Start Date

2016 12:00 AM

Description

Although coda wave NDE has been shown to have some sensitivity to realistic damage in concrete structures, the technique’s capability for detecting micro-cracks in fibrous composite materials has yet to be evaluated. This paper reports on the first investigation of realistic damage, specifically micro-cracks, in fibrous composite materials using coda wave differential signal features. Micro-cracks were generated in CFRP samples using the 4-point bending configuration shown in Fig. 1. The damage was monitored during loading with Acoustic Emission, and the loading was stopped after each significant damage event. The damage was then examined with coda wave NDE, immersion UT, and micrographs. This work demonstrates the capability of coda waves to detect and monitor micro-cracks in CFRP laminates. Coda wave sensitivity, repeatability, and reproducibility is presented and discussed.

This material is based on work supported by the NSF Industry/University Cooperative Research Program of the Center for Nondestructive Evaluation at Iowa State University.

Language

en

File Format

application/pdf

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Jan 1st, 12:00 AM

Detection of 4-point Bend Induced Micro-cracks in CFRP Laminates via Coda Wave NDE

Although coda wave NDE has been shown to have some sensitivity to realistic damage in concrete structures, the technique’s capability for detecting micro-cracks in fibrous composite materials has yet to be evaluated. This paper reports on the first investigation of realistic damage, specifically micro-cracks, in fibrous composite materials using coda wave differential signal features. Micro-cracks were generated in CFRP samples using the 4-point bending configuration shown in Fig. 1. The damage was monitored during loading with Acoustic Emission, and the loading was stopped after each significant damage event. The damage was then examined with coda wave NDE, immersion UT, and micrographs. This work demonstrates the capability of coda waves to detect and monitor micro-cracks in CFRP laminates. Coda wave sensitivity, repeatability, and reproducibility is presented and discussed.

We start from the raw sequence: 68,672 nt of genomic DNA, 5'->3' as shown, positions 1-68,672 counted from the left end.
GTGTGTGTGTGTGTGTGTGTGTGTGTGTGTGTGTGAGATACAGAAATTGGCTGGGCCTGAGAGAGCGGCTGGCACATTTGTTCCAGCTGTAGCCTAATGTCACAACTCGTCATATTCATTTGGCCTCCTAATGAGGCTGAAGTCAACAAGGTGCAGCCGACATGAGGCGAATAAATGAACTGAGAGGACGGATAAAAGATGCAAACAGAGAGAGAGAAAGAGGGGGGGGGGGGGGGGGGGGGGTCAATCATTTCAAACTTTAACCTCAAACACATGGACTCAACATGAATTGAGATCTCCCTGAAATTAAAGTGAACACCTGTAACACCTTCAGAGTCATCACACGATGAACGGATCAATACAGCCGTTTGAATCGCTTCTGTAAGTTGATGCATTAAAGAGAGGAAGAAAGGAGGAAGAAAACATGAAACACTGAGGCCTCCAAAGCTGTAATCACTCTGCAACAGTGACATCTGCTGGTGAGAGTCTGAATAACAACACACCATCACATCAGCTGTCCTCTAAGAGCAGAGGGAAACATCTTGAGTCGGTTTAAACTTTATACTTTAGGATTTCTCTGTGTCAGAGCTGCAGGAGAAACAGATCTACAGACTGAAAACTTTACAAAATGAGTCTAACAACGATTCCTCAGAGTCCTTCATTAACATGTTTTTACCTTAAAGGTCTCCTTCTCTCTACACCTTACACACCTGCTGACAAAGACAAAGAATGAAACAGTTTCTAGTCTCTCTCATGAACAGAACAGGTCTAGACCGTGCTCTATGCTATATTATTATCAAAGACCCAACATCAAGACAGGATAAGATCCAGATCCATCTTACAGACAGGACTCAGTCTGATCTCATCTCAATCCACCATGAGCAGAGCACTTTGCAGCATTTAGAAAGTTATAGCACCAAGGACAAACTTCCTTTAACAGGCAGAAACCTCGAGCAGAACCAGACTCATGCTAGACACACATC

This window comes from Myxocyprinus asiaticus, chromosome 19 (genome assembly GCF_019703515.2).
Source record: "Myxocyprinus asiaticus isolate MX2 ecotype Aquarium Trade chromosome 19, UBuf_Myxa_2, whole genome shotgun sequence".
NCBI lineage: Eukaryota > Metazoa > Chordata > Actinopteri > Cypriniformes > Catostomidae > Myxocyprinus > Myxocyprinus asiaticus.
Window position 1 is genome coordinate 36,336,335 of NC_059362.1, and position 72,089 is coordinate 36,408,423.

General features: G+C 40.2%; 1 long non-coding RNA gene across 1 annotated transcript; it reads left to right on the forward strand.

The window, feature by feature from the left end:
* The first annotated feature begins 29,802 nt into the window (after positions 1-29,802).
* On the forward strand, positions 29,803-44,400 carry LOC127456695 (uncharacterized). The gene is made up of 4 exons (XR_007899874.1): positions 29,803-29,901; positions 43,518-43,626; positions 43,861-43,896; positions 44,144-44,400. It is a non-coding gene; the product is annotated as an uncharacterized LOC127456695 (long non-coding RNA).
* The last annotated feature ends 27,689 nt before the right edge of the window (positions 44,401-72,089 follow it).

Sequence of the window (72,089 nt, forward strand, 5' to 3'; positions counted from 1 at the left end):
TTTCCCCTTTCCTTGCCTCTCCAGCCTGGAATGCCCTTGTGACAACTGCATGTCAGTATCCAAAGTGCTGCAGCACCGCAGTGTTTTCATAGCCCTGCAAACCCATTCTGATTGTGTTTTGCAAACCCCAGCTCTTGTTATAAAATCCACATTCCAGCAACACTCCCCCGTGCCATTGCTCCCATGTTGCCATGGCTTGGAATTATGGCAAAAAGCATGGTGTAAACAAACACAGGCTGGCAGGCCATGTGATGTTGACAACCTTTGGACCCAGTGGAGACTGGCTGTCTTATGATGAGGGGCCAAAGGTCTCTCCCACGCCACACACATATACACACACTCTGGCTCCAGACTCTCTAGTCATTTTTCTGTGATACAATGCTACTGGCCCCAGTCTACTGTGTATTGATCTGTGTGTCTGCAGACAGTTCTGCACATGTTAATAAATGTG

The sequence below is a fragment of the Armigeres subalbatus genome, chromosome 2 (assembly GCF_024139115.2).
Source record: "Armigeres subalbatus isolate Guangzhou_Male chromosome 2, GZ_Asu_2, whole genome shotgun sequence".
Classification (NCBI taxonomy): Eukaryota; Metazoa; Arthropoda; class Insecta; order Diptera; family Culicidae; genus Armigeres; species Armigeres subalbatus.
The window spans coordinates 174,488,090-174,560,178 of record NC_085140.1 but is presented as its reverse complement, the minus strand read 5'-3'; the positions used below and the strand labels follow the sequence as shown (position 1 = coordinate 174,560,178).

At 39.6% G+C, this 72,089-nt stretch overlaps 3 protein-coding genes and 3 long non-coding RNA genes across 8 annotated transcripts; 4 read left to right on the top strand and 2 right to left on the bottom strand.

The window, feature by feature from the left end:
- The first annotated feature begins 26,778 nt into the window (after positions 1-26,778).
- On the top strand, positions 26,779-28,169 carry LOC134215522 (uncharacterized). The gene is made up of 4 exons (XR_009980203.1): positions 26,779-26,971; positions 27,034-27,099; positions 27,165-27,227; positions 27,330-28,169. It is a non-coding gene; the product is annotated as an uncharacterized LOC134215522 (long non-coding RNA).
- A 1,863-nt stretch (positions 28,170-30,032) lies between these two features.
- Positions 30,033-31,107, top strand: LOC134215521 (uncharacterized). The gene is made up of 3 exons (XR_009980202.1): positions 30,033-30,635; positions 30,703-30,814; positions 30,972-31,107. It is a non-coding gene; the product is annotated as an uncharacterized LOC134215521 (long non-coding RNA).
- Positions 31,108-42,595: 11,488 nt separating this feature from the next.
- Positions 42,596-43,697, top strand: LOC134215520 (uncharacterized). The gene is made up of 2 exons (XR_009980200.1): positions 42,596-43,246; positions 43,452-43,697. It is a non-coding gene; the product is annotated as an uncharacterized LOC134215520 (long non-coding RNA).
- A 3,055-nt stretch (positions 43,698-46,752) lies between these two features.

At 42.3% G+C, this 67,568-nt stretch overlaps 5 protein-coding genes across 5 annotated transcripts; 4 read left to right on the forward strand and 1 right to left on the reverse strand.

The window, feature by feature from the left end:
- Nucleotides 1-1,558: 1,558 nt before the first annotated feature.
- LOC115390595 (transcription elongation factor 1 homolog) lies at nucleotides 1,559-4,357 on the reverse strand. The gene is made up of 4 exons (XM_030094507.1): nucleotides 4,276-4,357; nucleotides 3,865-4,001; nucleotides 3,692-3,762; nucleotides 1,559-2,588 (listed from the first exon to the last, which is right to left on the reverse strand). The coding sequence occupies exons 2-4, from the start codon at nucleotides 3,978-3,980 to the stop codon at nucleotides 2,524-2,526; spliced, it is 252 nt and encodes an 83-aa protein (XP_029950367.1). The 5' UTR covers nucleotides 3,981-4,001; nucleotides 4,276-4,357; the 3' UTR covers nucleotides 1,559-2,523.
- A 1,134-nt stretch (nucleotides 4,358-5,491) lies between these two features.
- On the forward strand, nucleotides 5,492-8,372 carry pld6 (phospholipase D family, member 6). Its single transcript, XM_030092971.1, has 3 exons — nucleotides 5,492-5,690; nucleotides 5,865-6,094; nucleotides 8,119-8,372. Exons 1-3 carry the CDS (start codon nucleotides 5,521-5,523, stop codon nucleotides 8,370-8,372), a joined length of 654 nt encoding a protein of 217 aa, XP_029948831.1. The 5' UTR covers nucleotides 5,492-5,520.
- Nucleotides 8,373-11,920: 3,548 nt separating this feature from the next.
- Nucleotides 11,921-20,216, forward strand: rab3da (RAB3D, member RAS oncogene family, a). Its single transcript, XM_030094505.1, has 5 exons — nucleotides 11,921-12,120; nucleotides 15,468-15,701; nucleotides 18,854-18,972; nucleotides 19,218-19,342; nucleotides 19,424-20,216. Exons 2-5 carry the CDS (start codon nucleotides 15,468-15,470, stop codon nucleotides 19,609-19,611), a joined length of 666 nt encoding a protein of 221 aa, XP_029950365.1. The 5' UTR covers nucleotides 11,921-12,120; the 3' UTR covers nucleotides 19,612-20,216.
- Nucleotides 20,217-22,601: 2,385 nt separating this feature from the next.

This material is based on work supported by the NSF Industry/University Cooperative Research Program of the Center for Nondestructive Evaluation at Iowa State University.